Food Security and Poverty Eradication in Africa: Interplay by Olawale Rotimi
A hungry nation is an angry nation; the issue of food security has been a major challenge in Africa; a policy brief by Jason Bremner reveals that “nearly 240 million people in sub-Saharan Africa, or one person in every four, lack adequate food for a healthy and active life, and record food prices and drought are pushing more people into poverty and hunger. At the same time, the world’s population has now surpassed 7 billion, in this case Africa’s population has risen, 50 million will be added to sub-Saharan Africa population in the next 17 years, and by 2050, projection shows that Africa’s population double i.e. 2billion. The question that comes with this projection is, how does Africa plan to feed its escalating population?
Food insecurity is not alien to Africa, over the decades, millions of African children and women have died of hunger, the struggle to feed has given birth to increasing number of domestic robbery, reduction in economic productivity among others. A well fed nation is a healthy nation, and a healthy nation is a wealthy nation. The issue of food security cannot be disconnected from economic backgrounds, in agreement with Jason’s report, food security exists when all people at all times have both physical and economic access to sufficient food to meet their dietary needs for a productive and healthy life. Thus, achieving food security implies that sufficient quantities of appropriate foods are consistently available, individuals have adequate incomes or other resources to purchase or barter for food, food is properly processed and stored, individuals have sound knowledge of nutrition and child care that they put to good use, and have access to adequate health and sanitation services.
Assessing the above mentioned yardsticks that determine food security, statistics justify that Africa is lagging behind. First, economic access to nutritious food in Africa remains a goal yet to be attained. In spite of the fact that Africa is a farming continent, the prices of food items do not mirror the agricultural strength of the continent. The fact that Africa is an agrarian continent is enough reason to make enough food available for the populace, but interestingly Africa still imports some crops it produces because its production does not meet the demand of its people. Furthermore, nutritional knowledge is low in Africa, particularly in rural areas. Food security is at the top of the list of Millennium Development Goals (MDGs) with the goal of eradicating poverty and hunger, even though efforts are been made to attain food security in the continent, achieving food security remains a herculean task in the continent.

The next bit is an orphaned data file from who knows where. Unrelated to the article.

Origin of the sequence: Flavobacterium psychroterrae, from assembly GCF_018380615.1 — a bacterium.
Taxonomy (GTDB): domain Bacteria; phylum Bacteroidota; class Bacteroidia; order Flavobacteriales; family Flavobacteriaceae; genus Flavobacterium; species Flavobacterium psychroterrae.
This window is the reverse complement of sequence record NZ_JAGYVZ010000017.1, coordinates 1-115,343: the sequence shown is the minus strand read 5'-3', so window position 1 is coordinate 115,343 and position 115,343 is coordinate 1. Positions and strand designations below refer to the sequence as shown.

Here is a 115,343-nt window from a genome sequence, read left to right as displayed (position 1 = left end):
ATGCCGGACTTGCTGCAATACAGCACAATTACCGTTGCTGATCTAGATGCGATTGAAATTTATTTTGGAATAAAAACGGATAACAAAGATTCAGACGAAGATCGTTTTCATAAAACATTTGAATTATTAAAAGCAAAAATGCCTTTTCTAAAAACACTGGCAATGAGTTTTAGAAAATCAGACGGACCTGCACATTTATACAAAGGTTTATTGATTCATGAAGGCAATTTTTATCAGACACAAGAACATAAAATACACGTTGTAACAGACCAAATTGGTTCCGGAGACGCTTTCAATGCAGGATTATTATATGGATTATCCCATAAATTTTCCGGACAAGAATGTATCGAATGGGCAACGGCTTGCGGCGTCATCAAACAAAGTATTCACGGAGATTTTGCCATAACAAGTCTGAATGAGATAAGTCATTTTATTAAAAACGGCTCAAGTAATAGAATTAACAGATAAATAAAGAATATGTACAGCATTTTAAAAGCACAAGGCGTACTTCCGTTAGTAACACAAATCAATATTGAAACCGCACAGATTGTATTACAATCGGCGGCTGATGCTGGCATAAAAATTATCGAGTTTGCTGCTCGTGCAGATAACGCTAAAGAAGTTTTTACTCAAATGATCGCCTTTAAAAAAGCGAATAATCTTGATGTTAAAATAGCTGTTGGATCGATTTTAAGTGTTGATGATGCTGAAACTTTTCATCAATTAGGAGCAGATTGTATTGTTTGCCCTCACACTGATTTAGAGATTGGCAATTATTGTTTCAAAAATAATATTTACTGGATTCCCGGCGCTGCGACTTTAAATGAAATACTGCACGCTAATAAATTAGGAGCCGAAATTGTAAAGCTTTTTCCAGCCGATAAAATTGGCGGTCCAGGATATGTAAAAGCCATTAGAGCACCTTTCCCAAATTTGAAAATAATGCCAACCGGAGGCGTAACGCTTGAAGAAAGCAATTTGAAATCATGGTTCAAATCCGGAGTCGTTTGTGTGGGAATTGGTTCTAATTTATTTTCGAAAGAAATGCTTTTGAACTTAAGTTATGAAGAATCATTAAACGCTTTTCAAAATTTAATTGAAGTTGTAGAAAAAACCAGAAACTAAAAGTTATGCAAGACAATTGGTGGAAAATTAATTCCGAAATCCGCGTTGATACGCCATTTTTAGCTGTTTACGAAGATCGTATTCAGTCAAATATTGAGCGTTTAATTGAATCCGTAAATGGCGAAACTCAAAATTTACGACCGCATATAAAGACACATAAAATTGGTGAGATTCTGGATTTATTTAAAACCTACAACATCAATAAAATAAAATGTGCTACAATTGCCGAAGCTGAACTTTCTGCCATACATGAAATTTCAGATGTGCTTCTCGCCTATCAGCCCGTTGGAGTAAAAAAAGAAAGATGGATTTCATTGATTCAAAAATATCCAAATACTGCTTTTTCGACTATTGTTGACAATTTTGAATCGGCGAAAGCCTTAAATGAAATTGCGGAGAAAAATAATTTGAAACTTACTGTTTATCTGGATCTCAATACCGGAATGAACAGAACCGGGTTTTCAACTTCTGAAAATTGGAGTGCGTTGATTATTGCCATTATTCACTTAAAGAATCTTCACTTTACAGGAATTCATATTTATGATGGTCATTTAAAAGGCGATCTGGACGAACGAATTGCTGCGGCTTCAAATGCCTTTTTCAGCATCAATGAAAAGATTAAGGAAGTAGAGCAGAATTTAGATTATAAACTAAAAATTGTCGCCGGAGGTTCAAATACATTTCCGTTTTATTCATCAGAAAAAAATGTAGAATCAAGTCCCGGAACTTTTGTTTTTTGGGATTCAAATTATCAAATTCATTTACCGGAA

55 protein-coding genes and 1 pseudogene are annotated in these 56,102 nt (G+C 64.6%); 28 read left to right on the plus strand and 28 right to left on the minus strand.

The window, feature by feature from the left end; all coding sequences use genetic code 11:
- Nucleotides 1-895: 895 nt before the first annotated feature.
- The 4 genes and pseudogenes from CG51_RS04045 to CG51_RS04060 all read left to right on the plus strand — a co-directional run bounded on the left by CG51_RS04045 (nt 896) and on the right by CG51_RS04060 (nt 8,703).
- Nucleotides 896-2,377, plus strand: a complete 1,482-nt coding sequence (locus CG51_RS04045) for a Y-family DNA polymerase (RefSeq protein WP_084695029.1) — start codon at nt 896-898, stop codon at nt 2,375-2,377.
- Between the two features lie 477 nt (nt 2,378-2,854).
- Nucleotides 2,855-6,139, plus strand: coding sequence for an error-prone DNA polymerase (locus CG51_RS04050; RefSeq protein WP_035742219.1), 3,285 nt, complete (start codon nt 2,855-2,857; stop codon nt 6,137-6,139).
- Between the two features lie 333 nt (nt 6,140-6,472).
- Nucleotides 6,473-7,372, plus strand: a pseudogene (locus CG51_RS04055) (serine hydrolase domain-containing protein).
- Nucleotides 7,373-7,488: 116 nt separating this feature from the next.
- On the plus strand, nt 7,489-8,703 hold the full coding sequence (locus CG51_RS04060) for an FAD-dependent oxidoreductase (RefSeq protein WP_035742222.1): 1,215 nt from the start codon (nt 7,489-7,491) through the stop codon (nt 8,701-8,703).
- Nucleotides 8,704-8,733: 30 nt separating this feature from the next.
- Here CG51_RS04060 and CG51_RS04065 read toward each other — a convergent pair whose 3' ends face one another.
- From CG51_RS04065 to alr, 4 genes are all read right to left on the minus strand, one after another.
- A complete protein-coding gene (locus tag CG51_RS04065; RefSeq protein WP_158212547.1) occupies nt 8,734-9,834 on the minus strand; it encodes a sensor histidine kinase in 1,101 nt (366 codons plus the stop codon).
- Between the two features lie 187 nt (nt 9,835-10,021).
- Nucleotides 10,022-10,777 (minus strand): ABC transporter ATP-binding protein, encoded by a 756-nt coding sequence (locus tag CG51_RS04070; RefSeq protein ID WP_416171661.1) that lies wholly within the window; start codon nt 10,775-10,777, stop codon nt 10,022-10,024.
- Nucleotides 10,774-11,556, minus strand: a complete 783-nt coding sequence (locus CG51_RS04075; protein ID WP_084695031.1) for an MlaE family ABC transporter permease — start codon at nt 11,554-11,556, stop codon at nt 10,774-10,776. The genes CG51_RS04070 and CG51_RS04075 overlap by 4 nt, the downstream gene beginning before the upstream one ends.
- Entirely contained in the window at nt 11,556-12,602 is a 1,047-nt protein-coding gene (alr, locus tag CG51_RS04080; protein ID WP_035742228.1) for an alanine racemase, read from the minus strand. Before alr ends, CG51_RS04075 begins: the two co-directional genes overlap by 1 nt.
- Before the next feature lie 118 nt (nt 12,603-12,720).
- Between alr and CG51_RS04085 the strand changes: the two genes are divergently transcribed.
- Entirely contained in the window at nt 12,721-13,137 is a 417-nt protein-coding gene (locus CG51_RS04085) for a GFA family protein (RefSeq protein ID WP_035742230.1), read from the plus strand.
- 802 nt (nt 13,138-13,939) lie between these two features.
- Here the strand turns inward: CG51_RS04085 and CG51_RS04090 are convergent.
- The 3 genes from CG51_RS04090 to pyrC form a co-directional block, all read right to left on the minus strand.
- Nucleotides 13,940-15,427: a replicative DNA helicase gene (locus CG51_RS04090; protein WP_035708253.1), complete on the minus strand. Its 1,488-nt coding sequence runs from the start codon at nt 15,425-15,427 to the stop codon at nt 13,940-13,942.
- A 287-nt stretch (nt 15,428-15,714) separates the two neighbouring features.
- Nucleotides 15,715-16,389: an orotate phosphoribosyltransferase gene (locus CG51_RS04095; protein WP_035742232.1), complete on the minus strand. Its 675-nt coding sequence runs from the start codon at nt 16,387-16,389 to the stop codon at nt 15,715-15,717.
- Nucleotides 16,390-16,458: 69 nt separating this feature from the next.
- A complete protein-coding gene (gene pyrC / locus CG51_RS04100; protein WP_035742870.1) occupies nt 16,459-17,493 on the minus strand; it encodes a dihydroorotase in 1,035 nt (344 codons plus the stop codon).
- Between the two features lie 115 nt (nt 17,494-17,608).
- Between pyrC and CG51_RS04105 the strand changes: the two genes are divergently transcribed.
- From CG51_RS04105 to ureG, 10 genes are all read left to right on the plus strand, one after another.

Drought and other extreme weather events, pests, livestock diseases and other agricultural problems, climate change, military conflicts, lack of emergency plans, corruption and political instability, cash crops dependence, and rapid population growth have been highlighted as causes of food insecurity. In the case of Africa, corruption and political instability, cash crop dependence and rapid population growth are more prevalent factors aiding food insecurity in Africa. Agriculture is the only wealth a nation/continent can call its own. Africa needs to address the issues of corruption and instability in agricultural loans for small and large scale farming in order to cater for its growing population. Food security cannot be disconnected from poverty eradication, if Africa is unable to attain the former, the latter will equally remain unattainable. More investments have to be made in the agricultural sector to increase production and make food items more available to the populace. A hungry continent is an angry continent, food security will not only eradicate poverty but will reduce crime, reduce mortality rate and increase economic productivity.
Olawale Rotimi is the editor of The AGES Socio-Political Magazine and the Special Assistant on Media to Barrister Razak Atunwa, Member of House of Representatives.